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Trump announced that he already had signed major disaster declarations for New York and Washington, and was planning on putting his signature on one he received earlier in the day from California Gov. Gavin Newsom.
“I spoke with all three governors,” Trump said in the White House briefing room. “They’re very happy with what we’re doing.”
The president rattled off a list of supplies that crew already have sent to the states – including medical masks – and promised that more would be on the way soon. Trump also revealed for the first time the number of respirators and other personal protective equipment sent to the hard-hit states by the federal government.
He also said that the Federal Emergency Management Agency [FEMA] would be setting up medical stations in the three states to ease the burden caused by the coronavirus on local hospitals. In New York, FEMA will set up four large medical stations with 1,000 beds each, in California there will be eight large medical stations with 2,000 beds, and Washington state will receive three large stations with 750 beds and four small medical stations with 250 beds each, officials said.
Trump also announced that the Navy’s medical ships – the USNS Mercy and Comfort – will be deployed to ports in states most affected by the pandemic. The Mercy will dock near Los Angeles, while Trump said the Comfort – once it’s finished with its maintenance – will most likely be sent to New York Harbor.
“The decision was made that USNS Mercy would have the greatest impact in California,” Trump said, adding that the ship should arrive in Southern California within a week. “The projected need for beds in California is five times that of Washington.”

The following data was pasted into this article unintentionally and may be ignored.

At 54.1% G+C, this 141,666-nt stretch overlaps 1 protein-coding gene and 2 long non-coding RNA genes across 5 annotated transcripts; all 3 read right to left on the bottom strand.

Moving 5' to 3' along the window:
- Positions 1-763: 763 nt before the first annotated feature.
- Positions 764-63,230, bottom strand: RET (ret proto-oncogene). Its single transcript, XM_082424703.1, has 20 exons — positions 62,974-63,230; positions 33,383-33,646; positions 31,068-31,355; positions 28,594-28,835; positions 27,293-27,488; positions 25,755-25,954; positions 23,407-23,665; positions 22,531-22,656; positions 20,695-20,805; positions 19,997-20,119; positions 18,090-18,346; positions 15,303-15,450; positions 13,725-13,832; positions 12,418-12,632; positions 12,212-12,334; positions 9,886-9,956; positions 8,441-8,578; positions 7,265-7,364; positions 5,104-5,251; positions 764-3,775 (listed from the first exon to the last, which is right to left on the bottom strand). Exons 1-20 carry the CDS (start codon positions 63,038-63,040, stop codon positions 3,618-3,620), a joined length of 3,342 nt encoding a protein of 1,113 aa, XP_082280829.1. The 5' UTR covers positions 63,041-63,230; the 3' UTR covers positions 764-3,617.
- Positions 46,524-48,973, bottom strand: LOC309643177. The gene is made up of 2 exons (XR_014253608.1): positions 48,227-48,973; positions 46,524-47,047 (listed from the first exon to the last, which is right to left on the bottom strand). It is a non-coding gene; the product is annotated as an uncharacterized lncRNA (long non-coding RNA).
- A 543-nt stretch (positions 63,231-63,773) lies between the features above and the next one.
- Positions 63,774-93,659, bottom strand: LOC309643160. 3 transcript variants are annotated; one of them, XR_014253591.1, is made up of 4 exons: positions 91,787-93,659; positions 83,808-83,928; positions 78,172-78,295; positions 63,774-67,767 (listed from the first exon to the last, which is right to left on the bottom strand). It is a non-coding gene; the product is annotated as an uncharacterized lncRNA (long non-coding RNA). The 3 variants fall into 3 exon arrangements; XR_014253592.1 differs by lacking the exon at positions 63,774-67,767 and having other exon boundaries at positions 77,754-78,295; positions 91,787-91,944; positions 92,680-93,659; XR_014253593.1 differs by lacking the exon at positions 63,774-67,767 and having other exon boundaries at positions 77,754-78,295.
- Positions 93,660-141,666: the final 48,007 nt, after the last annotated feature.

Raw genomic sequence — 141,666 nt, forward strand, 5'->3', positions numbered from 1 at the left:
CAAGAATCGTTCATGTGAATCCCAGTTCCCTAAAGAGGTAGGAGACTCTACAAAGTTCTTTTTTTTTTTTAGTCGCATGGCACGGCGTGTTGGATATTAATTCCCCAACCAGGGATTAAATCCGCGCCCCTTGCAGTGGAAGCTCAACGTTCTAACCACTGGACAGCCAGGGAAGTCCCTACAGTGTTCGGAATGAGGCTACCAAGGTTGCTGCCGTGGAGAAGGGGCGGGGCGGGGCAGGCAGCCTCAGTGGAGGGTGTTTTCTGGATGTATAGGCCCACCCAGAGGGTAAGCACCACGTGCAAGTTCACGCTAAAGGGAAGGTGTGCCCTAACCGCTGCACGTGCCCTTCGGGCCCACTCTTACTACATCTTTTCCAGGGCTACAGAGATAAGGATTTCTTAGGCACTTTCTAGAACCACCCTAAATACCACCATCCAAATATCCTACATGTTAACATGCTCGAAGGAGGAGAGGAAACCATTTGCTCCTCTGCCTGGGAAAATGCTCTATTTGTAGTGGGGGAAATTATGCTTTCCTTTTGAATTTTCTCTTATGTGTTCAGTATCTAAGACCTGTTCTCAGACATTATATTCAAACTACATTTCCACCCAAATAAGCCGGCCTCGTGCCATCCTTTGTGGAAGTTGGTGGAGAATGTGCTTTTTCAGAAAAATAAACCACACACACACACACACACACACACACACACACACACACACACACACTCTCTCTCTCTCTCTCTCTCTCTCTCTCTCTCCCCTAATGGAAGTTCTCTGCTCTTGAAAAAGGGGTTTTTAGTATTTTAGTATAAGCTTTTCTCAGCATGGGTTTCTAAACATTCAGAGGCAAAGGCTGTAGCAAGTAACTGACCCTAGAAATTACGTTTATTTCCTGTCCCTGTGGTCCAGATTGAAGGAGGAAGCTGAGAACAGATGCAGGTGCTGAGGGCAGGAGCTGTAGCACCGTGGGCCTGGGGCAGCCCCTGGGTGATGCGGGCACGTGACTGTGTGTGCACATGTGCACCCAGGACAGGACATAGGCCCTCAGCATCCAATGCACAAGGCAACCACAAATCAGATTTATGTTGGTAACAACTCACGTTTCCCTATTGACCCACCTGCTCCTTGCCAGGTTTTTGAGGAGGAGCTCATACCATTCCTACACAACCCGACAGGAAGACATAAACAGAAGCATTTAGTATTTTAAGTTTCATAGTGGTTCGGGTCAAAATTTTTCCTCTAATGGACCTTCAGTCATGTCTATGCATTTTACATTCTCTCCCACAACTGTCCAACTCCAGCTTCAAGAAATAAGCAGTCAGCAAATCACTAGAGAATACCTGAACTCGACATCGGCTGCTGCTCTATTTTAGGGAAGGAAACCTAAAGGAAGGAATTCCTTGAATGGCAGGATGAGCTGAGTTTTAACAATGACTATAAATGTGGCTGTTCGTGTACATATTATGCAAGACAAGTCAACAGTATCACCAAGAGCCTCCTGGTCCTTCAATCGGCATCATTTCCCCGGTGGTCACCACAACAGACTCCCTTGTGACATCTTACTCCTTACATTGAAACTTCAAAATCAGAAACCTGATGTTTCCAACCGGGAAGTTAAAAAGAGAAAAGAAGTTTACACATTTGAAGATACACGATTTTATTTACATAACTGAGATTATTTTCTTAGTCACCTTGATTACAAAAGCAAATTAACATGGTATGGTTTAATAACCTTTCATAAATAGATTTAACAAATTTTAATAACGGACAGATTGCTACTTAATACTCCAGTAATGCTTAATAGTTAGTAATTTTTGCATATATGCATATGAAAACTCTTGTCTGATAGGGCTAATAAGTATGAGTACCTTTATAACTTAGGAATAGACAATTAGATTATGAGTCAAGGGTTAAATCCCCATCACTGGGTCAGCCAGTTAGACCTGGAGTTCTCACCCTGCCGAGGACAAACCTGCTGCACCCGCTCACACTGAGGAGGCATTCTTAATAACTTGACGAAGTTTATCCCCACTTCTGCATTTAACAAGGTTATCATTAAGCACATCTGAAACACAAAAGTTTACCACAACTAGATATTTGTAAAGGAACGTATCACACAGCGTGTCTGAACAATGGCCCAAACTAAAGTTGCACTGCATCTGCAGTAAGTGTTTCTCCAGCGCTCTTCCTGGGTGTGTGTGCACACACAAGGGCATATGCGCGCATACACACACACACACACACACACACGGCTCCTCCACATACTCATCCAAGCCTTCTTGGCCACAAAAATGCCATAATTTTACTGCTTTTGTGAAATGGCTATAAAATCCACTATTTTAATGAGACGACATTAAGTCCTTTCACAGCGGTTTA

As of Sunday evening, New York was the hardest-hit state in the nation by the coronavirus with more than 15,000 confirmed cases and 117 deaths. Washington state, the first to have to deal with the outbreak on a widespread basis, had over 1,700 confirmed cases, while Caifornia’s fast-growing outbreak saw more than 1,600, according to the Center for Systems Science and Engineering (CSSE) at Johns Hopkins University.
Trump’s promise of help to the three states reeling most from the coronavirus came as critics said he initially responded too slowly to the outbreak and failed to use his power under the Defense Production Act to ramp up the output by companies producing medical equipment and supplies. Many states and municipalities have been pleading with the White House to invoke the act’s provisions before the virus spread more and overwhelmed some hospitals.
Officials in New York City, where the virus has spread rapidly in its tightly clustered neighborhoods, have warned that hospitals could run out of crucial supplies such as face masks by April.
Trump, however, argued that he would use the act if needed, but so far has received an outpouring of support from private businesses looking to help. He added that invoking the act would amount to “nationalizing our businesses” and would “send tremors through our business community and our country.”
“We are using it now, the fact that I signed it means it’s in effect,” Trump said. “We’re not big on nationalizing our businesses.”
He added: “We have the threat of doing it if we need it…but it’s really working out very well.”
Trump added that it’s up to states to try to get the materials first.
“We’re sort of a backup for states,” he said.
The Associated Press contributed to this report.